The EU copyright reform is now in effect in all member countries and with it comes the horrible idea of upload filters. Let’s discuss why this is bad for journalism, already very much on its last legs, and free speech in general.

The EU copyright reform, which just came into effect in Germany, is a disaster for free speech and journalism. In this episode of The Private Citizen, I will explain why this is.

On a side note, also check out my new podcast Escape the Talk Show, where my mate Jonathan and me ramble on about life while playing a Russian hardcore shooter. If you actually want to see us play, you should go to

This podcast was recorded with a live audience on my Twitch channel. Details on the time of future recordings can usually be found on my personal website. Recordings of these streams get saved to a YouTube playlist for easy watching on demand after the fact.

Automatic License Plate Scanning in Germany

A quick update on the situation with automatic license plate scanners discussed in episode 58 of the show. The situation with regards to ANPR in Germany has now changed, with the governing great coalition deciding that automatic license plate scanners will be allowed in the future all over Germany if the police of public prosecutor’s office deems this necessary .

This kind of thing was de facto already possible, but since the Constitutional Court had decided it was illegal in some previous cases, police was very unsure when they could use it – if at all. Now the government has, once again, unilaterally decided that it should be allowed. The wording of the law makes it sound like it will now be trivial for police to use in cases like manslaughter, murder, large drug smuggling operations and terrorism cases.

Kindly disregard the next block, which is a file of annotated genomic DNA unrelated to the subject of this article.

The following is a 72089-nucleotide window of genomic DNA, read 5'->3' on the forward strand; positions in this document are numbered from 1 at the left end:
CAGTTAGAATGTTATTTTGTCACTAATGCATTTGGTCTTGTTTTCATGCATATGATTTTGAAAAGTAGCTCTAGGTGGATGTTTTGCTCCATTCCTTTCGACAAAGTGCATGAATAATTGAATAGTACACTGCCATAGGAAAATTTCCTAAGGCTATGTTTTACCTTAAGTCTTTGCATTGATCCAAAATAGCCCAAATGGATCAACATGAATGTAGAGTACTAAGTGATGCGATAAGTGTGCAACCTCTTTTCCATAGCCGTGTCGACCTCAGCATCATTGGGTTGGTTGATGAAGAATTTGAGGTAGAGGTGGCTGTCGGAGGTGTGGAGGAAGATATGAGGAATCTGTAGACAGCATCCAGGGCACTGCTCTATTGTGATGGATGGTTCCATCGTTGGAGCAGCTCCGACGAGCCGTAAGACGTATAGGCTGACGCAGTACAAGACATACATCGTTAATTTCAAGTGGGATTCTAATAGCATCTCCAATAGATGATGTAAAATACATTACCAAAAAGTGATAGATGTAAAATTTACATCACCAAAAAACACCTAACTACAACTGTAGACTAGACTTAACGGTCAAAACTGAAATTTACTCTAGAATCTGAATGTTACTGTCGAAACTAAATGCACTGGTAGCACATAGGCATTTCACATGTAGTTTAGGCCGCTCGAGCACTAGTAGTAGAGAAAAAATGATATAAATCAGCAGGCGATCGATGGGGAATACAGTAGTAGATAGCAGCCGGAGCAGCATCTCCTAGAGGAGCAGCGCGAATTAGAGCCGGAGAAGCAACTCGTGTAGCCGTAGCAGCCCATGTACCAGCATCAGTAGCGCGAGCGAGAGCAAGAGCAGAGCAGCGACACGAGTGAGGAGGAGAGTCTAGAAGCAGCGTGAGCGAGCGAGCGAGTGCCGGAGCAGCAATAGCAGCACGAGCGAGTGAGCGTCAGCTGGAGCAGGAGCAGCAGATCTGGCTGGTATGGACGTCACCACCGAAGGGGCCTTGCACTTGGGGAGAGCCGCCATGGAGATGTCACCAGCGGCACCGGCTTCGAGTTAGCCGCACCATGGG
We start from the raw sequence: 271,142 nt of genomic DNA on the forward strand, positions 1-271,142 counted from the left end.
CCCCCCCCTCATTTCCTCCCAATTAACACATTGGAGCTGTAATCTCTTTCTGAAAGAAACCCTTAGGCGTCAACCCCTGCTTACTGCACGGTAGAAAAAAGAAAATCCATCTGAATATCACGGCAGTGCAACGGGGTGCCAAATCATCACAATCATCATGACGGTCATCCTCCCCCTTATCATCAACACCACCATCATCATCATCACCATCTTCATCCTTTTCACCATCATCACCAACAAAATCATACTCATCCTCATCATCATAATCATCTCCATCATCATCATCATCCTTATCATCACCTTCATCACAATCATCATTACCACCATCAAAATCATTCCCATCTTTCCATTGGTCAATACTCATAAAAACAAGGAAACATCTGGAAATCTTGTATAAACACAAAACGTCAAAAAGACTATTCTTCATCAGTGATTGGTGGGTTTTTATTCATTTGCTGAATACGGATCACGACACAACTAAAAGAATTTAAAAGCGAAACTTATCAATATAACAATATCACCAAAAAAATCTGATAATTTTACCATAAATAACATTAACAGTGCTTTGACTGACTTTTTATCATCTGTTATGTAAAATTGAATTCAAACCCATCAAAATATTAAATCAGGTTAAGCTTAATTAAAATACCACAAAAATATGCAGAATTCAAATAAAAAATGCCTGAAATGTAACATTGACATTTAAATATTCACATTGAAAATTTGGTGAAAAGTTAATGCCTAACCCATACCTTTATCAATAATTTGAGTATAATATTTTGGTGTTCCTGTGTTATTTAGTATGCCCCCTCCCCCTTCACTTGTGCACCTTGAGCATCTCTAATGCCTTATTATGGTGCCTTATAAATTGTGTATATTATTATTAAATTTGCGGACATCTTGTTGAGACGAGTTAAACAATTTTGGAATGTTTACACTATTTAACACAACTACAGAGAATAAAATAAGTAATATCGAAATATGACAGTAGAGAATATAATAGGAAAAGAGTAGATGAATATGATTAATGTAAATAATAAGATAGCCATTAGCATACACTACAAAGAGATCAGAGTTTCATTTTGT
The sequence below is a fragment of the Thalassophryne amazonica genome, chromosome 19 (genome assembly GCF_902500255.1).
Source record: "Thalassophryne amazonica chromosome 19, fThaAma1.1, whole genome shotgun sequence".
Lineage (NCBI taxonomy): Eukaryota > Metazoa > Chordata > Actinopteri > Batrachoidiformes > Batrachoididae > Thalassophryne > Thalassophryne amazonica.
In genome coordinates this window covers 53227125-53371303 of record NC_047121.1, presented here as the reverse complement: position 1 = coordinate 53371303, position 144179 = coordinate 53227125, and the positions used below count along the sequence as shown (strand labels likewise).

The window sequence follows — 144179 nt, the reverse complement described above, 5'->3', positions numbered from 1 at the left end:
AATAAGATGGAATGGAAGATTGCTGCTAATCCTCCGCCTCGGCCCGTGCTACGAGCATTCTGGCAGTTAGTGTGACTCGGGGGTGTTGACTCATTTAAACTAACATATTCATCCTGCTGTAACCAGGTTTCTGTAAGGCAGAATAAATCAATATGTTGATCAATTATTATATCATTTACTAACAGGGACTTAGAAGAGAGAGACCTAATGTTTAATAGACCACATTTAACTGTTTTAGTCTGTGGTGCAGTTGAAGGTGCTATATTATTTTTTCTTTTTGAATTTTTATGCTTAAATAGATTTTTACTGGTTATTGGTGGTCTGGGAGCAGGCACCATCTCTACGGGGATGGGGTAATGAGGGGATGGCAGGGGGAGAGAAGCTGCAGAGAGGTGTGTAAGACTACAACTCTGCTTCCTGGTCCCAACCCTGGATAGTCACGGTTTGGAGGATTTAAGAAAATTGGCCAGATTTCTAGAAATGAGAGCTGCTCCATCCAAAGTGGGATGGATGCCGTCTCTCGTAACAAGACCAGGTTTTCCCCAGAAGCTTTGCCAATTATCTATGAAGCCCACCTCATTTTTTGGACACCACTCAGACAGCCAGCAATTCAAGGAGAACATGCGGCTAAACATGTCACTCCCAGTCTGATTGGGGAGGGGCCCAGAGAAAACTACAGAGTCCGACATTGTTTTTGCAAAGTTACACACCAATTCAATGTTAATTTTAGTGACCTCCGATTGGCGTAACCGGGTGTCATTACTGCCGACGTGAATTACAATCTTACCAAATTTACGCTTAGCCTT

See also:

heise online: Kfz-Kennzeichen-Scanning kommt bundesweit

Upload Filters are Here

Today, Germany (at the last possible moment), implemented the EU copyright reform – officially titled the Directive on Copyright in the Digital Single Market. Especially article 17 is a problem, as it forces platform providers to adopt so-called upload filters.

In effect, large rightsholders within the music, movie and publishing industries were of the opinion that Google (via YouTube) makes too much money on illegally uploaded copyrighted material. They lobbied the EU government to create legislation to force platform providers to check every single piece of content that is uploaded before it is published.

A Small Discourse on Copyright

Many people, especially in the younger demographics, seem to not understand how copyright works. You often hear YouTubers or Twitch streamers refer to “copyright music” or “non-copyright music”. This makes it clear that these people do not understand a basic principle of how copyright works.

In 1952, copyright law in most western countries was unified in the Universal Copyright Convention, often also called the “Geneva Convention”. Crucially, this eventually unified virtually every country in the world to abide by one important legal standard established in the 1886 Berne Convention: That the mere creation of a work is enough for it to be covered by copyright.